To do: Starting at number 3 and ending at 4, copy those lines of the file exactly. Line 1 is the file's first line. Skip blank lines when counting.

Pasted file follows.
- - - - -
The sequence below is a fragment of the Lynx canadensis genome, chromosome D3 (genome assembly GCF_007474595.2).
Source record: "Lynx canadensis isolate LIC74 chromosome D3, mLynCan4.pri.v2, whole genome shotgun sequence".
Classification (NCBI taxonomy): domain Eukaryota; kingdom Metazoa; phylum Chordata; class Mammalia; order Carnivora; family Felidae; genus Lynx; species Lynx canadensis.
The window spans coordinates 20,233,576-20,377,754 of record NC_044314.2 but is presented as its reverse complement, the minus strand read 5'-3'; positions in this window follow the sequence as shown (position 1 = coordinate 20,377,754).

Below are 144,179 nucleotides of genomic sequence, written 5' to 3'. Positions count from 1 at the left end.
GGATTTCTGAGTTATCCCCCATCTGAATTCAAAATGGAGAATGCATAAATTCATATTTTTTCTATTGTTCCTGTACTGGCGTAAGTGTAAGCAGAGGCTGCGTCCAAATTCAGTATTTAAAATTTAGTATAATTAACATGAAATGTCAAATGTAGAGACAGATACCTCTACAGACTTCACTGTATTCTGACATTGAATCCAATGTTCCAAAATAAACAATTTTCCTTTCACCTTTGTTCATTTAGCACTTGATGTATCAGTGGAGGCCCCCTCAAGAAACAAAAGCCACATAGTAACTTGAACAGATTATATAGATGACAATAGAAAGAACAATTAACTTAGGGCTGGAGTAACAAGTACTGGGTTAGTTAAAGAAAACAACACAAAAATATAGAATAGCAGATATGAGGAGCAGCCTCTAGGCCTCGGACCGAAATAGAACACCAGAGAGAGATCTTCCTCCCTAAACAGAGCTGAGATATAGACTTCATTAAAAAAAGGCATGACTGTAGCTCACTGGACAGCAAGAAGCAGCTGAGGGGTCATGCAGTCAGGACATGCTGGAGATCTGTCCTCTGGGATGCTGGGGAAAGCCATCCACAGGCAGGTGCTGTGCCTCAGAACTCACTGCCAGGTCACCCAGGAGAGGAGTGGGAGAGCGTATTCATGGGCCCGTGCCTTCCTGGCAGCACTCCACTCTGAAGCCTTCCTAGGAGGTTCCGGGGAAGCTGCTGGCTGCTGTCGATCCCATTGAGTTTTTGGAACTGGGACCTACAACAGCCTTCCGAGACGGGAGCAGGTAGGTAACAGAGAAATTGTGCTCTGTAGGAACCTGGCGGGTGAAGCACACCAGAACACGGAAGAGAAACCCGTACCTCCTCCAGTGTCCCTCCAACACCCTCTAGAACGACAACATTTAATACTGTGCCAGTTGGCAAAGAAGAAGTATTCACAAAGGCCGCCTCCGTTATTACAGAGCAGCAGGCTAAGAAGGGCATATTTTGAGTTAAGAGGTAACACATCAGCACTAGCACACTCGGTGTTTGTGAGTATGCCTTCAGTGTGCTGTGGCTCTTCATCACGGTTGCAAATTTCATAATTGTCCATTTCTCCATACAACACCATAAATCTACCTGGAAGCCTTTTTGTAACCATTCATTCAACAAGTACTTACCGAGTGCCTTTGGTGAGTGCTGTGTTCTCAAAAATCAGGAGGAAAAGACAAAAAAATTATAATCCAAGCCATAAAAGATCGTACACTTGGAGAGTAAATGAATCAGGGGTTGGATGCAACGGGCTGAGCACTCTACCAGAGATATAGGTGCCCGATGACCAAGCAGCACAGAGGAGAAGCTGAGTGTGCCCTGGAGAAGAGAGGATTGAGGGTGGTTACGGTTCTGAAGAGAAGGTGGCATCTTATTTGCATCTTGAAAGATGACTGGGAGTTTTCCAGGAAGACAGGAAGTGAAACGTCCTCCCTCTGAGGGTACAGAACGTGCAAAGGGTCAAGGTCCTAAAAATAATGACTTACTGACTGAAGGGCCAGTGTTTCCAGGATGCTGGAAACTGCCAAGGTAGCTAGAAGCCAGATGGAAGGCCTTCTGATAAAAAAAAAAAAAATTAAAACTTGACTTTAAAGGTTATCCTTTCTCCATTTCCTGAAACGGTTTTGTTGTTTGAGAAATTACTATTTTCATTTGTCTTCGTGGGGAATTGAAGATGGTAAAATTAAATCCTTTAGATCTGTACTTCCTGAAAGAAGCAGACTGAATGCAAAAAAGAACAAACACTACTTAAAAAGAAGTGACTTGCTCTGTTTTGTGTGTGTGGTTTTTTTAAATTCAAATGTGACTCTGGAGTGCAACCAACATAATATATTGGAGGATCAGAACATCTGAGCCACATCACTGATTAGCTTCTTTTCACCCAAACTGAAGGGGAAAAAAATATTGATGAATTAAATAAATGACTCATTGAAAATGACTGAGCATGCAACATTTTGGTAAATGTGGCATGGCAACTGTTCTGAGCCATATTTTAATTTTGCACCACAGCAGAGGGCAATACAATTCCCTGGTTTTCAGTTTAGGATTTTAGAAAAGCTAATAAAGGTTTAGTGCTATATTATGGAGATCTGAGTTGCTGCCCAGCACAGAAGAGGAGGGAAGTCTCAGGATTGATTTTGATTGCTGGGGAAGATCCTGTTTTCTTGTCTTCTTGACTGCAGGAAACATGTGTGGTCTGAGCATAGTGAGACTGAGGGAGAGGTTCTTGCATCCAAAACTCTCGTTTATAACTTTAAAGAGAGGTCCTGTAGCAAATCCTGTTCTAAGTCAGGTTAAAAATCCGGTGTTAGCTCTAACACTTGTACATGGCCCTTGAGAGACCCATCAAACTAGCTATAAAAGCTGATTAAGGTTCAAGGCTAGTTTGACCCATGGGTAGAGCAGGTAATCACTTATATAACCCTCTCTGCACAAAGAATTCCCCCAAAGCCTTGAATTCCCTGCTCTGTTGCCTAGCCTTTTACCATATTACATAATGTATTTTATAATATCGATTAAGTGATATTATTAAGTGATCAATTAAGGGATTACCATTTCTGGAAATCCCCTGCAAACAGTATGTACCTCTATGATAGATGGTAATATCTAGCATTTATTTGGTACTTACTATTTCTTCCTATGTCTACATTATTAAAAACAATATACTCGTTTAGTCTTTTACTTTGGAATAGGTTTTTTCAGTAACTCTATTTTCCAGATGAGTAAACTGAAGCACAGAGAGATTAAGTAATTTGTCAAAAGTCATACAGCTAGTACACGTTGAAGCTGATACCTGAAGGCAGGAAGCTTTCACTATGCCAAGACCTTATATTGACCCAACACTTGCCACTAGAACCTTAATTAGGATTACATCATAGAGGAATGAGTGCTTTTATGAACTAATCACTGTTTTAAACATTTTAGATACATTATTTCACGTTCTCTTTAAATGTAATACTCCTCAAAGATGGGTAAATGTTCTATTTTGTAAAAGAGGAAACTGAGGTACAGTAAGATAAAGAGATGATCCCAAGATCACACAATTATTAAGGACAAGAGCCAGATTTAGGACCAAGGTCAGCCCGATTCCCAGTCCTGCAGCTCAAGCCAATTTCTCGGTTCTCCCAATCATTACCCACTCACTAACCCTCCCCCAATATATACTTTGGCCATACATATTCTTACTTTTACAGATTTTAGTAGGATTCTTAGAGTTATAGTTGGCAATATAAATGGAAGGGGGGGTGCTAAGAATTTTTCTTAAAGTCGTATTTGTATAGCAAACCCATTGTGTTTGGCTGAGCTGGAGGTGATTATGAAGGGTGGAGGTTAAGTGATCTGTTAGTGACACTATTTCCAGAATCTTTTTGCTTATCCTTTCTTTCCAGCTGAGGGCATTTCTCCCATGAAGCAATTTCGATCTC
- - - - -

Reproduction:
Classification (NCBI taxonomy): domain Eukaryota; kingdom Metazoa; phylum Chordata; class Mammalia; order Carnivora; family Felidae; genus Lynx; species Lynx canadensis.
The window spans coordinates 20,233,576-20,377,754 of record NC_044314.2 but is presented as its reverse complement, the minus strand read 5'-3'; positions in this window follow the sequence as shown (position 1 = coordinate 20,377,754).